Violent crimes take their toll on victims, but also on the prosecutors and law enforcement personnel that bring charges against the perpetrators day after day.

Missoula County Attorney Kirsten Pabst has been recognized by the National Association of Counties with a 100 Brilliant Ideas at Work award for treatment of 'secondary trauma'.

The program’s facilitator, Andrew Laue, is a clinical social worker who teaches the fundamentals of working with victims who have experienced trauma and also the devastating effects of long term exposure to secondary trauma stress to those professionals working closely with victims.

"The providers for those folks, like the prosecutors in our office, after accumulating that trauma over a period of time, it has a negative impact on their work life, and on their personal life," Pabst said. "Prosecutors have pretty high rates of suicide and turnover. They're learning about trauma, they're learning about how trauma affects not only victims and their recall but prosecutors have found documentably negative cumulative effects."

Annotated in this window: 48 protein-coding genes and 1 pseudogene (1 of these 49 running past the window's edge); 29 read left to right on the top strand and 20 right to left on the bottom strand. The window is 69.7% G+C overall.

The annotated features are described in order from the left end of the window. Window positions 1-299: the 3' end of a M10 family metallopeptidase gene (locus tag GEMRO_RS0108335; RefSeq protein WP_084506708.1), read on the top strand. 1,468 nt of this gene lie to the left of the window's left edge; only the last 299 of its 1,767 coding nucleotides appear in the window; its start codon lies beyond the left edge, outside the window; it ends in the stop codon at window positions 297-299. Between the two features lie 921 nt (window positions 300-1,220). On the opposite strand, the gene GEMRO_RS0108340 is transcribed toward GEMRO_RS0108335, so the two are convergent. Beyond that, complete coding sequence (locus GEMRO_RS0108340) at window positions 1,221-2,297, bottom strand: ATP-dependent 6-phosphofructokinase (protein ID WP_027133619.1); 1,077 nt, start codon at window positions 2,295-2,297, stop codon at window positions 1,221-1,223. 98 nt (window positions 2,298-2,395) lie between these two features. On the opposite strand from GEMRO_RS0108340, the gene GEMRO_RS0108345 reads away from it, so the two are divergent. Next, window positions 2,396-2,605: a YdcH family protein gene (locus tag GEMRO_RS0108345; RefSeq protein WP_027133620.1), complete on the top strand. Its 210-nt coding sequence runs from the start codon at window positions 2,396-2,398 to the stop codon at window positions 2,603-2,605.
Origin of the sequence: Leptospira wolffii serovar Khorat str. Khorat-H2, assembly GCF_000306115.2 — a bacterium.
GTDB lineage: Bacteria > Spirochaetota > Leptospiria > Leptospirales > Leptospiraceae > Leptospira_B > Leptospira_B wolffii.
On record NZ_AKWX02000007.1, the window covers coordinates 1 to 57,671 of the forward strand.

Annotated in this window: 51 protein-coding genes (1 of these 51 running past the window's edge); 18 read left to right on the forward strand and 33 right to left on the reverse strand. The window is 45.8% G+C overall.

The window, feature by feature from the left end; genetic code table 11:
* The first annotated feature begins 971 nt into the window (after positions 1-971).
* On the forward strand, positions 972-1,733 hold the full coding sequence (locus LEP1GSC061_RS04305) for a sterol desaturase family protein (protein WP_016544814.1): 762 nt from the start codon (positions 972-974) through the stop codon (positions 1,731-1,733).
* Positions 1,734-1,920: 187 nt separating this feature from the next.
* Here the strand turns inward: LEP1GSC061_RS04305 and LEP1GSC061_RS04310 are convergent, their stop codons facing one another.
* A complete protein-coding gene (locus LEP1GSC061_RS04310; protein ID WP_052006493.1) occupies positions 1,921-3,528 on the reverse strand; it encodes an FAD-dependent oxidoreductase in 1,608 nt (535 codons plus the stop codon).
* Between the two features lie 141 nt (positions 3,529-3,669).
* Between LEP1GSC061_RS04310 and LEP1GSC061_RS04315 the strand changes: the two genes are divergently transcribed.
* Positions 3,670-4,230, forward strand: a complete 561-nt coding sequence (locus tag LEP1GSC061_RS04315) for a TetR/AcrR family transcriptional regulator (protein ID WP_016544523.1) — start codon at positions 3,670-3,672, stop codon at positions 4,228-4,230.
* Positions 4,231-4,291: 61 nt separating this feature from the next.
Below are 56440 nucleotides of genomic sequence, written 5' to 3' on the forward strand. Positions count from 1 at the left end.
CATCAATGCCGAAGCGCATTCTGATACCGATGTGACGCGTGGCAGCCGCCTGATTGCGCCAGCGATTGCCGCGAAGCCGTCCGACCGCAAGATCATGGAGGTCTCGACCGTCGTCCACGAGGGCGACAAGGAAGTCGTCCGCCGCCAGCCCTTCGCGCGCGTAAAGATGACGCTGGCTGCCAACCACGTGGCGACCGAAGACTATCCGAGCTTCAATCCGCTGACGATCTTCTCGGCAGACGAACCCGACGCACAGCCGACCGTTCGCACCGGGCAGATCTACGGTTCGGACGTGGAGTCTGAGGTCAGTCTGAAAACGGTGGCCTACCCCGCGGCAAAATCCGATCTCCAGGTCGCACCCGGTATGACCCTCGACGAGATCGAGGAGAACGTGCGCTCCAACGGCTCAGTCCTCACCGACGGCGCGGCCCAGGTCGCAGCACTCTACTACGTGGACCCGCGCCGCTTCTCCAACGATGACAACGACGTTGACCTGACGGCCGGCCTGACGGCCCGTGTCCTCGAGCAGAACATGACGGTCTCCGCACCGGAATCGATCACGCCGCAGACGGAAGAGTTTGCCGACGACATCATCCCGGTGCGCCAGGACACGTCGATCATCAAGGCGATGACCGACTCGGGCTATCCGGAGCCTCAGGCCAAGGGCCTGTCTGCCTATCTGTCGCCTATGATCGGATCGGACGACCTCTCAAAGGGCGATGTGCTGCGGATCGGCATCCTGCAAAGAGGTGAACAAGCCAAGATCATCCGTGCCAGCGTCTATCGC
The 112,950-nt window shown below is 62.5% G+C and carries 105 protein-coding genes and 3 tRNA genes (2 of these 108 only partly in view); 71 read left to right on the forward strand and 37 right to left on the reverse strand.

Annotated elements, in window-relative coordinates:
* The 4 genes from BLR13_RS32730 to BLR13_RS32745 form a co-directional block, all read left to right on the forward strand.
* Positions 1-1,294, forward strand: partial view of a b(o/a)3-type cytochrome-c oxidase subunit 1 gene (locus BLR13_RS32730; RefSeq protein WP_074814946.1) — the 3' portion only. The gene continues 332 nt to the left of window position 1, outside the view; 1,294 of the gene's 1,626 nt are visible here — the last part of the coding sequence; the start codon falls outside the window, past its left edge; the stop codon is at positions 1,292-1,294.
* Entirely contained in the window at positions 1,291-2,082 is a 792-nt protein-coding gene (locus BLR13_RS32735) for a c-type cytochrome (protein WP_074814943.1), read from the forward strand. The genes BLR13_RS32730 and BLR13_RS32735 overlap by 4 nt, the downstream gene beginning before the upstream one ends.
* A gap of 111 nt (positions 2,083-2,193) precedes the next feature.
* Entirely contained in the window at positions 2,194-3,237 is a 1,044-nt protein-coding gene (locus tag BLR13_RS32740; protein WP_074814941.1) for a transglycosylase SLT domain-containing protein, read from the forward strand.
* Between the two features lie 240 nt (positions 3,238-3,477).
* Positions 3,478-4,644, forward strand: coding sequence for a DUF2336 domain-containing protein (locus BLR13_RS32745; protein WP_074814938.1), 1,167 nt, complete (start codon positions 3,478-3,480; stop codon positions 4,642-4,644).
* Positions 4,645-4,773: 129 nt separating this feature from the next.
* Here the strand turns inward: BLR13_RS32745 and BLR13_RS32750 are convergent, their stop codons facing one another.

One of the aspects of the secondary trauma program is receiving counseling for the effects of their experiences.

"We started working with jurors and law enforcement," she said. "Having traumatic incident debriefing with a trauma informed counselor. For example, during the Gomez trial, who had to listen to that horrible testimony. We learned that it was really bothering some of them. In fact our jury foreperson almost dropped out because he was having a hard time sleeping."

Pabst said the National Association of Counties will be presenting the award in Columbus, Ohio in July, but she has a scheduling conflict and cannot attend the event.



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